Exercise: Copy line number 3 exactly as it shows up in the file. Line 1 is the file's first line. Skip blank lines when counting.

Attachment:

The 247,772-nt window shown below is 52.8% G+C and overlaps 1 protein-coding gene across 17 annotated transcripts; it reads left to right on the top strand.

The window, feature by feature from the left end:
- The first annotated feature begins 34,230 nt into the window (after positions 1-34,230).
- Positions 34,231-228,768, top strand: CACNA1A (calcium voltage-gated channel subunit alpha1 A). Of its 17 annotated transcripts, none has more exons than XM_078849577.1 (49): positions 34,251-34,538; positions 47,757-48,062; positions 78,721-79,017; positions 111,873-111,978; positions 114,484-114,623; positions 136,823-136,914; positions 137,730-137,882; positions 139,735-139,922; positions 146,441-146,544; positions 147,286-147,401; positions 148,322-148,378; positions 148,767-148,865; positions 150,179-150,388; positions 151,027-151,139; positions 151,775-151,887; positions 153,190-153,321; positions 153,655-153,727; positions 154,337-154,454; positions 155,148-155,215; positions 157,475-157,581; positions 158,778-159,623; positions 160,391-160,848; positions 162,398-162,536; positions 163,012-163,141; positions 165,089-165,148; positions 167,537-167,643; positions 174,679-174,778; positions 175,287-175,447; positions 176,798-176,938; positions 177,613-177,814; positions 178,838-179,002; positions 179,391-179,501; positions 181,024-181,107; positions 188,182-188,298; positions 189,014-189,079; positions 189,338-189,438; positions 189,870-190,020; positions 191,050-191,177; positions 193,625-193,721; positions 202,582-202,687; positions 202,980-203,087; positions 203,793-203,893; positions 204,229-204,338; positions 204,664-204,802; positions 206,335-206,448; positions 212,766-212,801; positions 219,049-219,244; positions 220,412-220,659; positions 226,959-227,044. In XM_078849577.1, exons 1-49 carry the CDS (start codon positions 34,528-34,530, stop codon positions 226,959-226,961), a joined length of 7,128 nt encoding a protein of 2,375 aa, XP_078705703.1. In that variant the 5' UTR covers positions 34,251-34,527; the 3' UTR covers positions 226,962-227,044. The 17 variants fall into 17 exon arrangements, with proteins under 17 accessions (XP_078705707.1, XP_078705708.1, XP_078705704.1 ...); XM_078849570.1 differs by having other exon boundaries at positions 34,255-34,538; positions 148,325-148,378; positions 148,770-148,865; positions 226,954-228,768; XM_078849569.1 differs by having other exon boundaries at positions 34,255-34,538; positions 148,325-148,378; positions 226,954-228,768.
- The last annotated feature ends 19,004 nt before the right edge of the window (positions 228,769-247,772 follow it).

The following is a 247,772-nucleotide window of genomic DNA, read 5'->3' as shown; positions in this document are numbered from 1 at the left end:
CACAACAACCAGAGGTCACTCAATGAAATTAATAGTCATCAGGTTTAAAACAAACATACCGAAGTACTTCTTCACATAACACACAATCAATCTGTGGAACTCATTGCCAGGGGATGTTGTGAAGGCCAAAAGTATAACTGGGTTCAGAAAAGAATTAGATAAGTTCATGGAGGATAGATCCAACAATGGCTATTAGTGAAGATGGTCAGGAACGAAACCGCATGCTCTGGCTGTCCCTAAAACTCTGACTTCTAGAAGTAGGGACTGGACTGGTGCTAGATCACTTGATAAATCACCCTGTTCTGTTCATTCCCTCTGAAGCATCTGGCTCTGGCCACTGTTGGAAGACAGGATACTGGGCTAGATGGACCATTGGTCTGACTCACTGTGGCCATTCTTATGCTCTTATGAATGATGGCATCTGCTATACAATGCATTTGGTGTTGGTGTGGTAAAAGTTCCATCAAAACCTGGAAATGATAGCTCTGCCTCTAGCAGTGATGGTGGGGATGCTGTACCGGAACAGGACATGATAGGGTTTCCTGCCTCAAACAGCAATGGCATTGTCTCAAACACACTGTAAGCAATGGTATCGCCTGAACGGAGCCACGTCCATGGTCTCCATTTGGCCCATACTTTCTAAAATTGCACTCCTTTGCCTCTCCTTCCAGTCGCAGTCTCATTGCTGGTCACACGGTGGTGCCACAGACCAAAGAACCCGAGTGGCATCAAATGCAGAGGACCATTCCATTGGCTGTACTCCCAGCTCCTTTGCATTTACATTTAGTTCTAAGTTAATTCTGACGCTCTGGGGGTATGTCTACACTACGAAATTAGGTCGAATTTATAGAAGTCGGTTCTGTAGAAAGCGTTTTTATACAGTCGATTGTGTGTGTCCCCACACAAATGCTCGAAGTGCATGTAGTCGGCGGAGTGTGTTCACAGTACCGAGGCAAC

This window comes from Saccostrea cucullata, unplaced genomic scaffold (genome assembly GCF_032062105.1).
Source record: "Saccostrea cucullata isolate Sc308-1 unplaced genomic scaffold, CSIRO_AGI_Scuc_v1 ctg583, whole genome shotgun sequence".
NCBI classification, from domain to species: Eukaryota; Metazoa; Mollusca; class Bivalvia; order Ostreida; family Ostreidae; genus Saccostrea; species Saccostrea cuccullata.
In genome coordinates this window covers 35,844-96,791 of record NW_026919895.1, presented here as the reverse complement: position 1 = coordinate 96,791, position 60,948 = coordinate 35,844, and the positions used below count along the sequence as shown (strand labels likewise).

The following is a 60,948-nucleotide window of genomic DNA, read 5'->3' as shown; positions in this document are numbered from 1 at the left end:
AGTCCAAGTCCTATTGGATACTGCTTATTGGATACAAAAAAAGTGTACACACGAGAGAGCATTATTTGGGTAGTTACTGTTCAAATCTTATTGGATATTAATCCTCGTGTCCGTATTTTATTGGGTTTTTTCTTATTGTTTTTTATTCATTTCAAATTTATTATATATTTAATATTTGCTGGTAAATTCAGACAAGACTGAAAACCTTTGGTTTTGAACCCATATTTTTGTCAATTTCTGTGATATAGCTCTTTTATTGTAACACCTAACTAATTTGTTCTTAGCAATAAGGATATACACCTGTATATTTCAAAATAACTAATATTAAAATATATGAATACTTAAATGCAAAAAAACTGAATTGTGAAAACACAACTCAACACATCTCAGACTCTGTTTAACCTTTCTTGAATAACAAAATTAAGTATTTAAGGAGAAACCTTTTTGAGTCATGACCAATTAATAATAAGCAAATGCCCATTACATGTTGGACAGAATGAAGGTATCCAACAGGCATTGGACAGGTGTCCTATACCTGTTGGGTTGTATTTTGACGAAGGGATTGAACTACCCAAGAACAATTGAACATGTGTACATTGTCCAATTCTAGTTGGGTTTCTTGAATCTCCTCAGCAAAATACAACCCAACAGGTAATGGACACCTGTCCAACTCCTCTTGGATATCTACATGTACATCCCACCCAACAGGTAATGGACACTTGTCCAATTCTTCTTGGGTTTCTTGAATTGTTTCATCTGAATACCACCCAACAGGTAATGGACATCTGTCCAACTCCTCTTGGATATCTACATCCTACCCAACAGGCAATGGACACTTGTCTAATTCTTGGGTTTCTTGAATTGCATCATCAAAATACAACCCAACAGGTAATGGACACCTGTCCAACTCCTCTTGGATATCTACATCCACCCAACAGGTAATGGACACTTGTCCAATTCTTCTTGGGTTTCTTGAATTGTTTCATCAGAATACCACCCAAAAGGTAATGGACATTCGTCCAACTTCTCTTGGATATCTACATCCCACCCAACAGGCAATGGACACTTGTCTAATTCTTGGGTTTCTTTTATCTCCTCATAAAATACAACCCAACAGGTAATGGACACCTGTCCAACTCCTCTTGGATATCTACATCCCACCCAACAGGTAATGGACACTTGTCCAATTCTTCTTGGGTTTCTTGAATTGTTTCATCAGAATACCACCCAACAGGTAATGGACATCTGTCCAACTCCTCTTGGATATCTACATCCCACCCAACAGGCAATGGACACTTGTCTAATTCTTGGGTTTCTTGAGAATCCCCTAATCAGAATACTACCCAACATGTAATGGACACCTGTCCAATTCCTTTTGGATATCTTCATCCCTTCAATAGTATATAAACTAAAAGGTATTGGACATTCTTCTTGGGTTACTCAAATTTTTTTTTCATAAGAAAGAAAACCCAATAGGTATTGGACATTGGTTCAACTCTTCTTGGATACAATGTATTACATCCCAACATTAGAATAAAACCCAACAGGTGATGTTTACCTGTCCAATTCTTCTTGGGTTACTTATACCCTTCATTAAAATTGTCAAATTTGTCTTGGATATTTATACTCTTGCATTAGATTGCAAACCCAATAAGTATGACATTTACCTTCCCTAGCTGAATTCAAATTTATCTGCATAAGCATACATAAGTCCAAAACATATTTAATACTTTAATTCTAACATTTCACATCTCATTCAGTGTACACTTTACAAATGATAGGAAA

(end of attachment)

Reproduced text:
- The first annotated feature begins 34,230 nt into the window (after positions 1-34,230).